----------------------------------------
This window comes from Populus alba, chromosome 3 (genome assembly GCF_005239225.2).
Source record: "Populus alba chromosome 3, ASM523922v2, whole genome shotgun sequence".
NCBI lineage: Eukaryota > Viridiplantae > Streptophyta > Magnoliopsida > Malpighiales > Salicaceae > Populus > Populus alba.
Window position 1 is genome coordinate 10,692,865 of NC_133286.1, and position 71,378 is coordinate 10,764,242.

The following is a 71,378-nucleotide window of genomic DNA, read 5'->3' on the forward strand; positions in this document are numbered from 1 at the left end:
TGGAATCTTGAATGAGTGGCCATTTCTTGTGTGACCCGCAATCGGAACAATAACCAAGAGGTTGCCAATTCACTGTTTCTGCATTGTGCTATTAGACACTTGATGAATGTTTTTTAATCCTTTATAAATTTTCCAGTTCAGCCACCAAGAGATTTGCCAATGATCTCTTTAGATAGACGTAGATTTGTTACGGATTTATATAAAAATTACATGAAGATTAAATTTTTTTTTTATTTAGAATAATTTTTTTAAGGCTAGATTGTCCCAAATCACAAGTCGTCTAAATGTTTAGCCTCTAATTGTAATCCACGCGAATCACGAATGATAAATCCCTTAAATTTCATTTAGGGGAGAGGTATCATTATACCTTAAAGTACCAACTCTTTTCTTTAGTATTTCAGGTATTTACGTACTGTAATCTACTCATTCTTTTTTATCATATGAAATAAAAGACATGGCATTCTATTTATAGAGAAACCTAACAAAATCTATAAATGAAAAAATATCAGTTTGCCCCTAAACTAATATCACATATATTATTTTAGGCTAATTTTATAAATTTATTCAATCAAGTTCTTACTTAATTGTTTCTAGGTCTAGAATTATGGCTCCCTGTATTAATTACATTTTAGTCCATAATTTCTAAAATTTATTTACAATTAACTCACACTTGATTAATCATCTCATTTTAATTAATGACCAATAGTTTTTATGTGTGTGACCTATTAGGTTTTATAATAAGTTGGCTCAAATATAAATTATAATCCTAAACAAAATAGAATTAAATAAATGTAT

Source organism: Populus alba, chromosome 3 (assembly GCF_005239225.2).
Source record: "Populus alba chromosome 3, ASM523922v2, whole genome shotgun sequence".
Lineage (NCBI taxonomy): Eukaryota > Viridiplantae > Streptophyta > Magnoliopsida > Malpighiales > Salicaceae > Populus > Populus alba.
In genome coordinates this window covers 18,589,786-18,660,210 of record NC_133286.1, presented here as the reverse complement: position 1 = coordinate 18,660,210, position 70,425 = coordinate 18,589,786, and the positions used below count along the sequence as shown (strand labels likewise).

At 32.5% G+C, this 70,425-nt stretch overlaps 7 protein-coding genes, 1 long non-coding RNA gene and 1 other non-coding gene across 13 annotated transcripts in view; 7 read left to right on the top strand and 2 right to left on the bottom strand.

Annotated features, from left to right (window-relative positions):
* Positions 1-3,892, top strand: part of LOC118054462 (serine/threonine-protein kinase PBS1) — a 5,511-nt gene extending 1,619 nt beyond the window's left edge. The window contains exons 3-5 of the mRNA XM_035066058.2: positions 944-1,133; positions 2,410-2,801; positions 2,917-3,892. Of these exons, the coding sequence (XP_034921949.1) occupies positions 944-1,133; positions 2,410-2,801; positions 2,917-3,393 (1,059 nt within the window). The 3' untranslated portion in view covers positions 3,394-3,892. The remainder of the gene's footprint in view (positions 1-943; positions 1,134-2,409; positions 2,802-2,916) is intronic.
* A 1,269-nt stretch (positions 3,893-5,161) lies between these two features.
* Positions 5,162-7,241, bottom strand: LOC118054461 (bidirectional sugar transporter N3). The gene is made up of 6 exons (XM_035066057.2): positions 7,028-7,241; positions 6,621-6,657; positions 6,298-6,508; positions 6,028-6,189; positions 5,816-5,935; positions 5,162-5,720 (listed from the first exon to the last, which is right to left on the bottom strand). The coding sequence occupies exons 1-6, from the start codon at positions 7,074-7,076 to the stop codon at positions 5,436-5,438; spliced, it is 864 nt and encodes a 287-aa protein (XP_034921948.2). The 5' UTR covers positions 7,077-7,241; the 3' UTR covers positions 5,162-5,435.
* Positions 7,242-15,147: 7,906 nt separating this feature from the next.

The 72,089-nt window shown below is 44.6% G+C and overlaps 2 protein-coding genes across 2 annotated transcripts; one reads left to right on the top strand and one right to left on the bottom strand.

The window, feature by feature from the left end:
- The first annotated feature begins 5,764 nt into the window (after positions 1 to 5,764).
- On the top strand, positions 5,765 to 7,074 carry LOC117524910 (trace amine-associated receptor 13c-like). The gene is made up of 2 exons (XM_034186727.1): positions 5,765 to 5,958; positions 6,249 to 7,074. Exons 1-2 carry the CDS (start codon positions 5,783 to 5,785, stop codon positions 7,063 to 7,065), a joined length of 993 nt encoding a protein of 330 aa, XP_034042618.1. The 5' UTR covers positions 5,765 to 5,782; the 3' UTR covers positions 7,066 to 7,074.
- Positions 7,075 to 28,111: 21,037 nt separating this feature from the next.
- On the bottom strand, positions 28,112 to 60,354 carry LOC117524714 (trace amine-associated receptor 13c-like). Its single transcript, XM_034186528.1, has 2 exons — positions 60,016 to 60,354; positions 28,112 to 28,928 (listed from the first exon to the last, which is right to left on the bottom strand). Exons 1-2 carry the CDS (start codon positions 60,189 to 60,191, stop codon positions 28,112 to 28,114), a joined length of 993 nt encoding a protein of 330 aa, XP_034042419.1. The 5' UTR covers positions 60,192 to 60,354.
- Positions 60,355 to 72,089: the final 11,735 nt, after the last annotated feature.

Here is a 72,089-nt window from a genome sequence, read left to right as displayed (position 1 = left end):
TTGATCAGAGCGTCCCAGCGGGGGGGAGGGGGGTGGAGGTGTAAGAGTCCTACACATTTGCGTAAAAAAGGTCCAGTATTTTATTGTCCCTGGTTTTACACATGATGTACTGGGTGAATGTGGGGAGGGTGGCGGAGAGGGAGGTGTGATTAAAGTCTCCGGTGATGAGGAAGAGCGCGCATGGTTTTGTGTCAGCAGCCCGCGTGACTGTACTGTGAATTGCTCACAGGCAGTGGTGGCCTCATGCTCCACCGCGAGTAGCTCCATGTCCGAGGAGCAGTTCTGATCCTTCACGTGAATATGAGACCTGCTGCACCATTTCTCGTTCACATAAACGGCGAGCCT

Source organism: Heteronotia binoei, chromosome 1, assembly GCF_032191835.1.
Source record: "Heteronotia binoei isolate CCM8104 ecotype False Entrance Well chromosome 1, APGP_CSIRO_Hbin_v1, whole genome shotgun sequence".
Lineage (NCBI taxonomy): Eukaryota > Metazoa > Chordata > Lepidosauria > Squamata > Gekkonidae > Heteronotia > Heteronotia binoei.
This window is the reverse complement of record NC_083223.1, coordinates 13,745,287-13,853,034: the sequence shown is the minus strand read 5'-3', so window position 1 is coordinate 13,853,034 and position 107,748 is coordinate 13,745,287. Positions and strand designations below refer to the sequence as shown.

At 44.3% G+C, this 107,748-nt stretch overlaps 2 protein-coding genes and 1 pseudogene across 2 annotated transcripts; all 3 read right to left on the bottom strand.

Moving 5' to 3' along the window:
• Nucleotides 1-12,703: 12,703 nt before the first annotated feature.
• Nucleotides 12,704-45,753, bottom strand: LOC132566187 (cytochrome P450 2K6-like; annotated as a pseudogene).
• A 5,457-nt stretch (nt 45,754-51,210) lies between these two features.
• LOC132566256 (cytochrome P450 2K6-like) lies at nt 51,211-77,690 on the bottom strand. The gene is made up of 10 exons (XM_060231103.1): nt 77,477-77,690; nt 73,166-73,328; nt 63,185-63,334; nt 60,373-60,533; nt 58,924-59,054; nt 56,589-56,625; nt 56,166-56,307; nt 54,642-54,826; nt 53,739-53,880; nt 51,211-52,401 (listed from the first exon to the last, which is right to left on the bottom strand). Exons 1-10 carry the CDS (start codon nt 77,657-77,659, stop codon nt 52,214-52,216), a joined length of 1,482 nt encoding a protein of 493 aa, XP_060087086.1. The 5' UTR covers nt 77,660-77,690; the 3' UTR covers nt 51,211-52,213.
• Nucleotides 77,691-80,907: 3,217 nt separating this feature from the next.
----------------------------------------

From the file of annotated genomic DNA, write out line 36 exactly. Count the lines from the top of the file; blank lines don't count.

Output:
• Nucleotides 77,691-80,907: 3,217 nt separating this feature from the next.